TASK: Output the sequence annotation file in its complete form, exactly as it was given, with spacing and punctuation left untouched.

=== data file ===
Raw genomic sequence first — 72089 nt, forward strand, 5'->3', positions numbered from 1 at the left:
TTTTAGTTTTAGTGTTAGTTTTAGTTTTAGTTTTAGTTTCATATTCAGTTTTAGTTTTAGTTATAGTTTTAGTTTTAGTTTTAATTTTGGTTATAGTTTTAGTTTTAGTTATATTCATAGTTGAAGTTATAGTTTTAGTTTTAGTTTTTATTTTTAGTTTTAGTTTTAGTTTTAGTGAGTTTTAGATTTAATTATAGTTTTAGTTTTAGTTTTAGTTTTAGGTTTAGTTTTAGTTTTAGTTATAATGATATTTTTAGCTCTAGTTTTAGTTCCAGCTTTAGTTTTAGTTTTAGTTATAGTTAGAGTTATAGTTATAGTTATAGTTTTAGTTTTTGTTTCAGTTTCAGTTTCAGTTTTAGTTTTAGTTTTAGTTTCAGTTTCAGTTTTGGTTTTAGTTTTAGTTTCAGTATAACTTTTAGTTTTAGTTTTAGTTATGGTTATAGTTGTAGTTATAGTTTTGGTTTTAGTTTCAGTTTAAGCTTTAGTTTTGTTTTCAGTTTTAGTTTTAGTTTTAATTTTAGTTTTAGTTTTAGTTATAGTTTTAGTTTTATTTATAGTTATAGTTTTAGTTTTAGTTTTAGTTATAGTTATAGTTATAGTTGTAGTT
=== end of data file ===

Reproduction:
Raw genomic sequence first — 72089 nt, forward strand, 5'->3', positions numbered from 1 at the left:
TTTTAGTTTTAGTGTTAGTTTTAGTTTTAGTTTTAGTTTCATATTCAGTTTTAGTTTTAGTTATAGTTTTAGTTTTAGTTTTAATTTTGGTTATAGTTTTAGTTTTAGTTATATTCATAGTTGAAGTTATAGTTTTAGTTTTAGTTTTTATTTTTAGTTTTAGTTTTAGTTTTAGTGAGTTTTAGATTTAATTATAGTTTTAGTTTTAGTTTTAGTTTTAGGTTTAGTTTTAGTTTTAGTTATAATGATATTTTTAGCTCTAGTTTTAGTTCCAGCTTTAGTTTTAGTTTTAGTTATAGTTAGAGTTATAGTTATAGTTATAGTTTTAGTTTTTGTTTCAGTTTCAGTTTCAGTTTTAGTTTTAGTTTTAGTTTCAGTTTCAGTTTTGGTTTTAGTTTTAGTTTCAGTATAACTTTTAGTTTTAGTTTTAGTTATGGTTATAGTTGTAGTTATAGTTTTGGTTTTAGTTTCAGTTTAAGCTTTAGTTTTGTTTTCAGTTTTAGTTTTAGTTTTAATTTTAGTTTTAGTTTTAGTTATAGTTTTAGTTTTATTTATAGTTATAGTTTTAGTTTTAGTTTTAGTTATAGTTATAGTTATAGTTGTAGTT